The chessboard became the whole world; he was entirely concentrated on it. At first he had somewhat the worst of it, but then the other made an inferior move and he seized his chance to launch a strong attack. As his opponent’s position crumbled, he looked covertly at him. He saw a face of intelligence and sincerity, worn with years of austerity and effort. He thought of his own worthless life, and a wave of compassion came over him. He deliberately made a blunder and then another blunder, ruining his position and leaving himself defenceless.

The abbot suddenly leant forward and upset the board. The two contestants sat stupefied. ‘There is no winner and no loser,’ said the abbot slowly, ‘there is no head to fall here. Only two things are required,’ and he turned to the young man, ‘complete concentration, and compassion. You have today learnt them both. You were completely concentrated on the game, but then in that concentration you could feel compassion and sacrifice your life for it. Now stay here a few months and pursue our training in this spirit and your enlightenment is sure.’ He did so and got it.

One of the things in the story that is not clear to most readers – in fact it never occurs to them – is this: the man had been rich, but had never bothered to use his money to relieve the sufferings of the poor, whom he must have seen often. He spent all his time on a trivial amusement. Where did the wave of compassion come from ? He had not felt it before. A time when one’s own life is in danger is the least likely occasion for a sudden feeling of compassion. Even in law, if two men are drowning in the sea and there is a tiny raft which will support only one, it is not murder, or any crime at all, to push off the other and leave him to drown. It is permissible in order to save one’s own life. So how is it that the hero suddenly felt compassion, and became truly heroic? It is only one of the deeper points, but a very important one.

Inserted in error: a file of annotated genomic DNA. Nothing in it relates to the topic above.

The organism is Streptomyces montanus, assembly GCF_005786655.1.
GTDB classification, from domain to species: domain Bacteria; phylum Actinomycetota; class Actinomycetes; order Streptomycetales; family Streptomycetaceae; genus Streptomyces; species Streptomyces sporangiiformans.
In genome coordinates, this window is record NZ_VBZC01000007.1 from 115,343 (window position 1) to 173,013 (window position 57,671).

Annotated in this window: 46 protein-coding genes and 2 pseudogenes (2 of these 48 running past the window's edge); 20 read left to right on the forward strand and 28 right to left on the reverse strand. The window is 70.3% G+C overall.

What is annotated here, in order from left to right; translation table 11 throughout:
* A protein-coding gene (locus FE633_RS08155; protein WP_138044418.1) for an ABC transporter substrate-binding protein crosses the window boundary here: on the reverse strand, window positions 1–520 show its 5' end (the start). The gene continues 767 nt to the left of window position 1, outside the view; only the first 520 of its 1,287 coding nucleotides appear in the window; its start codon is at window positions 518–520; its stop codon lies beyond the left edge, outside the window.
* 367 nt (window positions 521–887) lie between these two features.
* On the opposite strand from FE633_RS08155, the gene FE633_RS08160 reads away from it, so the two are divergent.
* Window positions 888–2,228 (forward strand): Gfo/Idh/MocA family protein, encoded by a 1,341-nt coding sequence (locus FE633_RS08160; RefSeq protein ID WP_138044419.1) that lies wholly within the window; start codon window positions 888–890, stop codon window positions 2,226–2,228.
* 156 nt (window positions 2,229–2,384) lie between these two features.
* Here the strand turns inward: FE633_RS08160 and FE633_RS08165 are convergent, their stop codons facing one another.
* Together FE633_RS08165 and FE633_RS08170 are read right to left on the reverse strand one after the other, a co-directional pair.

The story first appeared over twenty years ago, and has, I imagine, now shot its bolt, so it may be allowable to use it as an example to illustrate the method of focusing on a point. However it is against tradition to give more than a hint. I propose simply to set out the text in a special way, which will, to those interested, provide that hint.

The gaps below provide that hint: